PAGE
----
A sign on the gate at Camel Point Drive and Coast Highway gives no hint that the public has access to the beach through the gated community.
However, OC Parks officials are investigating the lack of coastal access signage — brought to their attention by Laguna Beach resident Roger Carter — which they said could inhibit the public.
"I went to the county because the beaches, stairs and access ways in South Laguna belong to the county," Carter said. "There is no [beach access] sign on the metal pedestrian gate and a metal vehicle gate on Coast Highway."
There is a coastal access sign about 300 or 400 feet from the highway, which cannot be seen unless a pedestrian walks down the roadway, Carter said. There is also a sign on a wooden gate at the other end of Camel Point Drive.
The beach at Camel Point can be reached by an access point at 31351 Coast Hwy., but a sign is not posted and hasn't been posted for a long time, according to Carter.
The city was contacted about the lack of signage at Camel Point Drive after an initial investigation by the county, identified as Case No. 26451.
Carter was advised by County Customer Relations Manager Marie Moreno that a supervising park ranger would contact the city to clarify jurisdiction and work together to post access signs.
However, City Public Works Director Steve May informed the county that the city is not a player in the complaint.
"Camel Point Drive is a private street, and the city does not maintain it or post any coastal access signs on private streets or on Coast Highway, which is maintained by Caltrans," May said.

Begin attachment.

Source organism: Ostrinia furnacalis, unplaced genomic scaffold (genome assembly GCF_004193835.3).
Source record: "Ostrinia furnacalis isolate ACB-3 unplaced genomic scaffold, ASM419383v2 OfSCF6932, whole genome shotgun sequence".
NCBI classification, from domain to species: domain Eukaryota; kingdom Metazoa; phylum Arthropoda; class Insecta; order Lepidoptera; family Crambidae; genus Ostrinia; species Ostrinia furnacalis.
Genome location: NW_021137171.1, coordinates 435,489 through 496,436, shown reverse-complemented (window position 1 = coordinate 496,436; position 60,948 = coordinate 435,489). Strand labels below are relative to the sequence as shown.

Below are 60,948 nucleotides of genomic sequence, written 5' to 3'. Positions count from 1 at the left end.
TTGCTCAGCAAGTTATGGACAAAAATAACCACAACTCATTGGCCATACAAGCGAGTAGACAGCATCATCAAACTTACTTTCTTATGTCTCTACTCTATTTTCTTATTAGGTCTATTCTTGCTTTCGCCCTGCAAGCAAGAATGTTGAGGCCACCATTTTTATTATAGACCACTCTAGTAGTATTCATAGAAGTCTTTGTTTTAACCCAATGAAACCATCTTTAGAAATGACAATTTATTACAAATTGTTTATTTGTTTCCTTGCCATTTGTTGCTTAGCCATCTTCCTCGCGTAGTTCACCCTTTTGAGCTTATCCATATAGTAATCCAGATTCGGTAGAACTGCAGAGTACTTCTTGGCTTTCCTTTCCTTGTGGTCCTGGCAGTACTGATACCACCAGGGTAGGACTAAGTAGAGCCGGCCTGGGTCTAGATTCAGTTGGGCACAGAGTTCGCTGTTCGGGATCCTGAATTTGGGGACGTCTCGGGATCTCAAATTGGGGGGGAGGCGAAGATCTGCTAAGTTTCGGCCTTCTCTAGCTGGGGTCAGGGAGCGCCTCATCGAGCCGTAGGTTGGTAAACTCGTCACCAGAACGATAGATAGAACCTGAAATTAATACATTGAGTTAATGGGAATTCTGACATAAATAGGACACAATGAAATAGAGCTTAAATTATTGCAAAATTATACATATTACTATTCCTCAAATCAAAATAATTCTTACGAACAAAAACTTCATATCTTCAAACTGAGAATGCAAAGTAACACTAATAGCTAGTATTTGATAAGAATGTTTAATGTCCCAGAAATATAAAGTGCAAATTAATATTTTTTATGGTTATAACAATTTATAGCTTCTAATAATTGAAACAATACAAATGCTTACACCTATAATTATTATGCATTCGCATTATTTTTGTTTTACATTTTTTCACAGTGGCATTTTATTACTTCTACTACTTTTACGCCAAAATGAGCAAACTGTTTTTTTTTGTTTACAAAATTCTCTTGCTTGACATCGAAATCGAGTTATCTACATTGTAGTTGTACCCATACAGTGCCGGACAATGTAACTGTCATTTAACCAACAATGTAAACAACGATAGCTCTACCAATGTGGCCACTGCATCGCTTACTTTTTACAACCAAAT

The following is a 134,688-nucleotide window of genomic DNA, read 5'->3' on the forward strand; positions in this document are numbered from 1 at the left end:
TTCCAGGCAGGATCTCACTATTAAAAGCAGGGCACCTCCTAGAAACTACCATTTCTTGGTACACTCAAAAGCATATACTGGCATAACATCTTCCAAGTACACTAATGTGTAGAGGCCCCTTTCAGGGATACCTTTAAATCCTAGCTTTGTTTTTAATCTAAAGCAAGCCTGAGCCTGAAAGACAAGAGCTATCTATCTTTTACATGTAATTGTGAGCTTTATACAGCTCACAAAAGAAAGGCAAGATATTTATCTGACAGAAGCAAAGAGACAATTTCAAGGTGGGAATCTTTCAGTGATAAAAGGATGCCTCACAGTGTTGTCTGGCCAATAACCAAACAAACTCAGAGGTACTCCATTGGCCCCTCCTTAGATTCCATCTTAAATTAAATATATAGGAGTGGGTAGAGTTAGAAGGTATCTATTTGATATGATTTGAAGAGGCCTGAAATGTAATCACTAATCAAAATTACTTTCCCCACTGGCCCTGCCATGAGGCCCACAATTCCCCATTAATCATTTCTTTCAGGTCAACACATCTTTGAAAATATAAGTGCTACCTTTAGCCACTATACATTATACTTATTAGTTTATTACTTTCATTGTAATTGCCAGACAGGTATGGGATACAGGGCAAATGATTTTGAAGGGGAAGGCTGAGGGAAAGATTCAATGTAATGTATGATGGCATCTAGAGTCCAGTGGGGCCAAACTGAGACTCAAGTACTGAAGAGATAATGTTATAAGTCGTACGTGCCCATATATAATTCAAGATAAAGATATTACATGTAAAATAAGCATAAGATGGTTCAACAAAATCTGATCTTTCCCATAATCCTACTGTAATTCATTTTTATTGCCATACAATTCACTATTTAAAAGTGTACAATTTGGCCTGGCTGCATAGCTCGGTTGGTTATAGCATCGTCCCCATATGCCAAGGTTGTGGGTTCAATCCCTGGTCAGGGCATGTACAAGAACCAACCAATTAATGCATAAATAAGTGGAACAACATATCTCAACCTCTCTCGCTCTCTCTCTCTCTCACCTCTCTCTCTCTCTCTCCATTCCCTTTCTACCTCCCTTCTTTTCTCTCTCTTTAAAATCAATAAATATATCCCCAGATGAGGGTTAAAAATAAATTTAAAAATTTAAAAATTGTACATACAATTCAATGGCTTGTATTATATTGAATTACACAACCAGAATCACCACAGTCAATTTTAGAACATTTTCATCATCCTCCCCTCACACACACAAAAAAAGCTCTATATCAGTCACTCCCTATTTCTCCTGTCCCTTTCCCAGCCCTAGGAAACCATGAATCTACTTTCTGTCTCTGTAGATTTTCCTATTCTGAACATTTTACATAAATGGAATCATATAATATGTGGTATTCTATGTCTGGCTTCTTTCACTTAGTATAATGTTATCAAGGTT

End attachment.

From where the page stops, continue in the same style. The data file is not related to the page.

The issue of blocked coastal access was also raised recently by South Laguna resident Eric Jessen, retired chief of OC Parks. He asked the city to help restore jurisdiction to the California Coastal Commission over access across privately owned land at Rockledge, which he said was open to the public by prescriptive rights.
Prescriptive rights are those acquired over private land through use.
Jessen reported that the commission had lost jurisdiction by not taking action on the access within the prescribed time.
A granddaughter of Robert and Sarah Bunkall, who owned the property until their deaths, claimed public access was never permitted.
"I grew up at this property, and it was never a route for public access to the beach," Sarah Phillips e-mailed the Coastline Pilot from Arizona. "There was always a sign that said no trespassing posted at the entrance to the driveway. But inevitably people would wander down. And those people were always told that it was private property.
"The Coastal Commission may have made an error in not acting, but even if they had, I truly believe the decision would have been in favor of the new property owner. There is no history of this being a public access point to the beach. It has always been private property."